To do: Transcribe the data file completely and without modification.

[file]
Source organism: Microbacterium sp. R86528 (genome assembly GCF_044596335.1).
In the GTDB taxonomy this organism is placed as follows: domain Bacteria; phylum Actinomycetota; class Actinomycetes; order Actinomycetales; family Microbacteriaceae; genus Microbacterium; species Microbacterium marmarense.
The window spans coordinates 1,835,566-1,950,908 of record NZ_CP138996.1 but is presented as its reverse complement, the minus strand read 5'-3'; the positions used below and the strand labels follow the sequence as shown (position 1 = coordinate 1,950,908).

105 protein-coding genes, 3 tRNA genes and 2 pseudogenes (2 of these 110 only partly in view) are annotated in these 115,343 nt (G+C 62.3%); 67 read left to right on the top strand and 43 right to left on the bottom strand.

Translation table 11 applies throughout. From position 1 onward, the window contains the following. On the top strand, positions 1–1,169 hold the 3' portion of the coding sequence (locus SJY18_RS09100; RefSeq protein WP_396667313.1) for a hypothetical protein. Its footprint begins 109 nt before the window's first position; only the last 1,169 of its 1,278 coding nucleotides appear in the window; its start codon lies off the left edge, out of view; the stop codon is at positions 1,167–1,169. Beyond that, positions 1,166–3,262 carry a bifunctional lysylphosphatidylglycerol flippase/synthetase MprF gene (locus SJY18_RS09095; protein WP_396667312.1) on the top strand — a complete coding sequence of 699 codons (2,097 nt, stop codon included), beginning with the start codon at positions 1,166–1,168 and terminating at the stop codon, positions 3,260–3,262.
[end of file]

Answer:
Source organism: Microbacterium sp. R86528 (genome assembly GCF_044596335.1).
In the GTDB taxonomy this organism is placed as follows: domain Bacteria; phylum Actinomycetota; class Actinomycetes; order Actinomycetales; family Microbacteriaceae; genus Microbacterium; species Microbacterium marmarense.
The window spans coordinates 1,835,566-1,950,908 of record NZ_CP138996.1 but is presented as its reverse complement, the minus strand read 5'-3'; the positions used below and the strand labels follow the sequence as shown (position 1 = coordinate 1,950,908).

105 protein-coding genes, 3 tRNA genes and 2 pseudogenes (2 of these 110 only partly in view) are annotated in these 115,343 nt (G+C 62.3%); 67 read left to right on the top strand and 43 right to left on the bottom strand.

Translation table 11 applies throughout. From position 1 onward, the window contains the following. On the top strand, positions 1–1,169 hold the 3' portion of the coding sequence (locus SJY18_RS09100; RefSeq protein WP_396667313.1) for a hypothetical protein. Its footprint begins 109 nt before the window's first position; only the last 1,169 of its 1,278 coding nucleotides appear in the window; its start codon lies off the left edge, out of view; the stop codon is at positions 1,167–1,169. Beyond that, positions 1,166–3,262 carry a bifunctional lysylphosphatidylglycerol flippase/synthetase MprF gene (locus SJY18_RS09095; protein WP_396667312.1) on the top strand — a complete coding sequence of 699 codons (2,097 nt, stop codon included), beginning with the start codon at positions 1,166–1,168 and terminating at the stop codon, positions 3,260–3,262.